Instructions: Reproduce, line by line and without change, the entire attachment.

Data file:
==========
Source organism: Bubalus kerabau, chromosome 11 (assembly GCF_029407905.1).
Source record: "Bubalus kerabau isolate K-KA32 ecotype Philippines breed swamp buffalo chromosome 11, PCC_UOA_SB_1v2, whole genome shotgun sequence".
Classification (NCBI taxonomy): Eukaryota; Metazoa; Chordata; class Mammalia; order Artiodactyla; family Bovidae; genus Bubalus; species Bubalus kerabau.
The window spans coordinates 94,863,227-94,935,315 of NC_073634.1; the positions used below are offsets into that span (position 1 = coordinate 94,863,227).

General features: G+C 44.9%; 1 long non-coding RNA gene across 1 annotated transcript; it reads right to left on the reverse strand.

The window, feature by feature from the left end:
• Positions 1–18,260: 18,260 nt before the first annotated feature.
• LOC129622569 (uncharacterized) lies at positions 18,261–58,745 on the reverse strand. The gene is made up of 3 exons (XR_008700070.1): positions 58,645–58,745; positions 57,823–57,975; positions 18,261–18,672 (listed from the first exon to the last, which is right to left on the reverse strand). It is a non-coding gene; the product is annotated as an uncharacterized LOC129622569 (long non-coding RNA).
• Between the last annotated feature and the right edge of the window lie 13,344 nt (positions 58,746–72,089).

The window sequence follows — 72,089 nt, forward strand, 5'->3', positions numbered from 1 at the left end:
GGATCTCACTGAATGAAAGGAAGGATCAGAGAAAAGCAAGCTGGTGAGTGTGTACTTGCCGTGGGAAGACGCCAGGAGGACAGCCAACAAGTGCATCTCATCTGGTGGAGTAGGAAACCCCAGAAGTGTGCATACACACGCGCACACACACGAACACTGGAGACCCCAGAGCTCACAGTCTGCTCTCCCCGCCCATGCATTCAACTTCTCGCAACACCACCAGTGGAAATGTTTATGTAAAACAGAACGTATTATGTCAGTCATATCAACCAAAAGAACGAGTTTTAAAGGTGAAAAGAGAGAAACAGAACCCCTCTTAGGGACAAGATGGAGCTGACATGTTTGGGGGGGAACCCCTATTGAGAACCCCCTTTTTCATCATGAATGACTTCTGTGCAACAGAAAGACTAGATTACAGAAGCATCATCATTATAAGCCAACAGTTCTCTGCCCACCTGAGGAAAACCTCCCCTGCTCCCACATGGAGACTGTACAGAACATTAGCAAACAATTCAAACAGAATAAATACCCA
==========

Source organism: Bubalus kerabau, chromosome 11 (assembly GCF_029407905.1).
Source record: "Bubalus kerabau isolate K-KA32 ecotype Philippines breed swamp buffalo chromosome 11, PCC_UOA_SB_1v2, whole genome shotgun sequence".
Classification (NCBI taxonomy): Eukaryota; Metazoa; Chordata; class Mammalia; order Artiodactyla; family Bovidae; genus Bubalus; species Bubalus kerabau.
The window spans coordinates 94,863,227-94,935,315 of NC_073634.1; the positions used below are offsets into that span (position 1 = coordinate 94,863,227).

General features: G+C 44.9%; 1 long non-coding RNA gene across 1 annotated transcript; it reads right to left on the reverse strand.

The window, feature by feature from the left end:
• Positions 1–18,260: 18,260 nt before the first annotated feature.
• LOC129622569 (uncharacterized) lies at positions 18,261–58,745 on the reverse strand. The gene is made up of 3 exons (XR_008700070.1): positions 58,645–58,745; positions 57,823–57,975; positions 18,261–18,672 (listed from the first exon to the last, which is right to left on the reverse strand). It is a non-coding gene; the product is annotated as an uncharacterized LOC129622569 (long non-coding RNA).
• Between the last annotated feature and the right edge of the window lie 13,344 nt (positions 58,746–72,089).

The window sequence follows — 72,089 nt, forward strand, 5'->3', positions numbered from 1 at the left end:
GGATCTCACTGAATGAAAGGAAGGATCAGAGAAAAGCAAGCTGGTGAGTGTGTACTTGCCGTGGGAAGACGCCAGGAGGACAGCCAACAAGTGCATCTCATCTGGTGGAGTAGGAAACCCCAGAAGTGTGCATACACACGCGCACACACACGAACACTGGAGACCCCAGAGCTCACAGTCTGCTCTCCCCGCCCATGCATTCAACTTCTCGCAACACCACCAGTGGAAATGTTTATGTAAAACAGAACGTATTATGTCAGTCATATCAACCAAAAGAACGAGTTTTAAAGGTGAAAAGAGAGAAACAGAACCCCTCTTAGGGACAAGATGGAGCTGACATGTTTGGGGGGGAACCCCTATTGAGAACCCCCTTTTTCATCATGAATGACTTCTGTGCAACAGAAAGACTAGATTACAGAAGCATCATCATTATAAGCCAACAGTTCTCTGCCCACCTGAGGAAAACCTCCCCTGCTCCCACATGGAGACTGTACAGAACATTAGCAAACAATTCAAACAGAATAAATACCCA